2. This has put the fixed funding model at serious risk. The liabilities of the EPPF according to the valuator's certificate included in the 2020 financial statements were approximately R101-billion, but even if the fund drops in value by as little as 1%, that is a loss of R1-billion, which our economy will struggle really hard to withstand".
The article has omitted the fact that the assets comparable to these liabilities are R143 billion for the corresponding reporting date - this is a healthy funding ratio of 135%. While we accept that no one can predict future asset growth given the current economic climate, the EPPF's assets have in fact grown beyond R155-billion over the last six months.
3. And it is well documented that the fund is playing the private equity field hard, and such investments are way too illiquid for a rainy day."
The Fund's investments in private equity are minimal in the context of the total investment portfolio. More than 90% of the Fund's investments are in highly liquid listed investments that can be converted to cash within a very short period of time. The Fund invests in private equity in order to diversify the portfolio, and to enhance investment returns.
The total assets invested in private equity amount to R3,4 billion, with an additional R1,1 billion invested in development impact investments. This amounts to 3% of the Fund's total assets as at 30 June 2020. The Fund's exposure to private equity markets is well below the prescribed limits for private equity investments set out in Regulation 28 of the Pension Funds Act.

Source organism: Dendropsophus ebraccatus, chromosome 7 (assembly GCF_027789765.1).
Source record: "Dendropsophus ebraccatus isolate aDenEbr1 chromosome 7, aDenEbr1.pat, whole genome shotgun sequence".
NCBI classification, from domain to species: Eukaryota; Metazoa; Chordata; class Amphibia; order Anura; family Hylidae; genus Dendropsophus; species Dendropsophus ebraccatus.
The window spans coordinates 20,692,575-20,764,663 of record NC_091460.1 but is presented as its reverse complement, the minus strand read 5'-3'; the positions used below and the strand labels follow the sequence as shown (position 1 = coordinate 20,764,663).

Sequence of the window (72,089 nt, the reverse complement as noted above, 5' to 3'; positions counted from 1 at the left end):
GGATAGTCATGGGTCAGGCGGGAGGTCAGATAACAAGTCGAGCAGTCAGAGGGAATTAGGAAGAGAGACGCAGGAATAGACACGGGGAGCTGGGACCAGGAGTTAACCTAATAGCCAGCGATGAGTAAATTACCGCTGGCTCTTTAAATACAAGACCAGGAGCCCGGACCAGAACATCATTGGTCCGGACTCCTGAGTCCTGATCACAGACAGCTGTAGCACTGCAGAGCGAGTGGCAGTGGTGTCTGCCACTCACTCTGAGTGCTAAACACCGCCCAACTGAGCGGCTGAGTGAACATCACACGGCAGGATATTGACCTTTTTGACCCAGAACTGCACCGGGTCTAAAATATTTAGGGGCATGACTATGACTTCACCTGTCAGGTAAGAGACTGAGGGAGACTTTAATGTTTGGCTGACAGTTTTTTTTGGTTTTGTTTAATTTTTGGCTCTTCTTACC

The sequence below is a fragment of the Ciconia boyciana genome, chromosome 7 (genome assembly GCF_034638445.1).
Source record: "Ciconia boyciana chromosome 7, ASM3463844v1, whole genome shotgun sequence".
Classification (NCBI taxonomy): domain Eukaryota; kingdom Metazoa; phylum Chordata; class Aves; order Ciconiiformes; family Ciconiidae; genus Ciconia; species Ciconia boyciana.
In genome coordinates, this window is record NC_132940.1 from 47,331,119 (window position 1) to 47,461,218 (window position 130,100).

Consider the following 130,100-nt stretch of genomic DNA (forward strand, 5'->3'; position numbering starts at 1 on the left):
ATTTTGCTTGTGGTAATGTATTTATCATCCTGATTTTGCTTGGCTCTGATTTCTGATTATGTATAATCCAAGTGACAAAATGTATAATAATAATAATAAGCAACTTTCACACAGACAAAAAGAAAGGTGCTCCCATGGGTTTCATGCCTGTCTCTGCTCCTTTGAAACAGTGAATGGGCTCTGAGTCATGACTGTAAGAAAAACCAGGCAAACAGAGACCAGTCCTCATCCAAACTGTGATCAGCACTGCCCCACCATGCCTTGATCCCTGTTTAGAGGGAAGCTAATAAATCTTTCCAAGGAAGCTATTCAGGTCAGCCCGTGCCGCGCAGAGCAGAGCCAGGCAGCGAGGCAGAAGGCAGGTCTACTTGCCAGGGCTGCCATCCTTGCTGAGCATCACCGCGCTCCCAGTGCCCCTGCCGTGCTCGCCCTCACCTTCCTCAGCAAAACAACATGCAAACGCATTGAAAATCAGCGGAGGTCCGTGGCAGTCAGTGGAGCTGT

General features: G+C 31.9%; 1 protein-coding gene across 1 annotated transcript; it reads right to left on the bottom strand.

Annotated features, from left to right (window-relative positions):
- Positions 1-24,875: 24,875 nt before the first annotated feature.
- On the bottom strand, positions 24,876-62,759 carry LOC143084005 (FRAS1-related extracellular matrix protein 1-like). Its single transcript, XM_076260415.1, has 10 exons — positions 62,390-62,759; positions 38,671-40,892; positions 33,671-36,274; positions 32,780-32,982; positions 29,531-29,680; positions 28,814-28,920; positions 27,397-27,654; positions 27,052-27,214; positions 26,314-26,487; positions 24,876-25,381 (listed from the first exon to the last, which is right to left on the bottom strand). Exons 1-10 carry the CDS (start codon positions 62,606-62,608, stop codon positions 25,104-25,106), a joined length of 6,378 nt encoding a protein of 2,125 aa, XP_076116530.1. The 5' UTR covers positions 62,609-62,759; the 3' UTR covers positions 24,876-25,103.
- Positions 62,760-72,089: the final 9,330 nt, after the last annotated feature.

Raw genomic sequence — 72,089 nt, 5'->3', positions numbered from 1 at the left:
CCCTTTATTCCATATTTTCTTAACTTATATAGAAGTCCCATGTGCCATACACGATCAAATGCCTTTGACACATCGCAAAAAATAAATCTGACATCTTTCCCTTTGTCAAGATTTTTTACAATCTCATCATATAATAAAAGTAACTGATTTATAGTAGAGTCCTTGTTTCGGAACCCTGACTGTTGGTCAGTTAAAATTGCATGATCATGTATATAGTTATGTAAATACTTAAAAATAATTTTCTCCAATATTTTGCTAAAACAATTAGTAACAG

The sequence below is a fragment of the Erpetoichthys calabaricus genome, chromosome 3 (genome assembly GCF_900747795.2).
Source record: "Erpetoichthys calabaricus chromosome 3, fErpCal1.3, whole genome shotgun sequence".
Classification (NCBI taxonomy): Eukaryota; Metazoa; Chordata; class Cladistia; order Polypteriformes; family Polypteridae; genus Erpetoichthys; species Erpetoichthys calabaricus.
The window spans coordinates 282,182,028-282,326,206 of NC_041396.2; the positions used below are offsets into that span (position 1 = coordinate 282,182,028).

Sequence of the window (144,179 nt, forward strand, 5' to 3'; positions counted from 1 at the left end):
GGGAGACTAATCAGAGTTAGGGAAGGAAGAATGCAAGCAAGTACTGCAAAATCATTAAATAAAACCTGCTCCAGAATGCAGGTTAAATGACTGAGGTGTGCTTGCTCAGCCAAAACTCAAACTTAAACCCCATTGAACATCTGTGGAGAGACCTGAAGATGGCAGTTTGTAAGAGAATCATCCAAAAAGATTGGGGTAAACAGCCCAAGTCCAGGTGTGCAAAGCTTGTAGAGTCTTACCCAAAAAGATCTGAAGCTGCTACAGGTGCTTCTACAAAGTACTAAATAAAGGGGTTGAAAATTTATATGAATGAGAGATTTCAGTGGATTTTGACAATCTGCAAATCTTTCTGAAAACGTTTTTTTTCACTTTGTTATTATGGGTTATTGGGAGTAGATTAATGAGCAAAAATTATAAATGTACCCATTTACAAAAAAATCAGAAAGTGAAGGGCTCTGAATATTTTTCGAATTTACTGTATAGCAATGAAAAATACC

4. Over the last two years, the increase awarded to the pensioner community was cut to just 1%".
This is factually incorrect - the pensioner increase was 2% for 2020 and 3% for 2021. In addition to this increase, pensioners received their annual bonus as well as a special relief COVID-19 bonus paid in July 2020.
5. "Eskom as the employer still fills the most seats at the table of trustees. Eskom executive appoints six representatives, and currently, employees have two seats".
The Board of Fund is comprised of 14 trustees who are appointed as follows:
- Active members and pensioners of the Fund elect 50% of the 14 trustees:
- Three bargaining unit representatives
- Two non-bargaining representatives
- Two pensioner representatives
- The remaining seven members comprise of:
- Two independent representatives
- Five employer representatives
We reassure you that the Fund remains committed to serving our members and pensioners, and to securing your pension benefits. We will continue to keep you updated and informed regarding Fund matters.
Relevant information about the Fund and its benefits can be found at www.eppf.co.za. Members and pensioners are also welcome to contact our Call Centre on 0800 11 45 48 or firstname.lastname@example.org to gain further clarity on these matters.
Linda Soga Mateza
Chief Executive and Principal Officer Eskom Pension and Provident Fund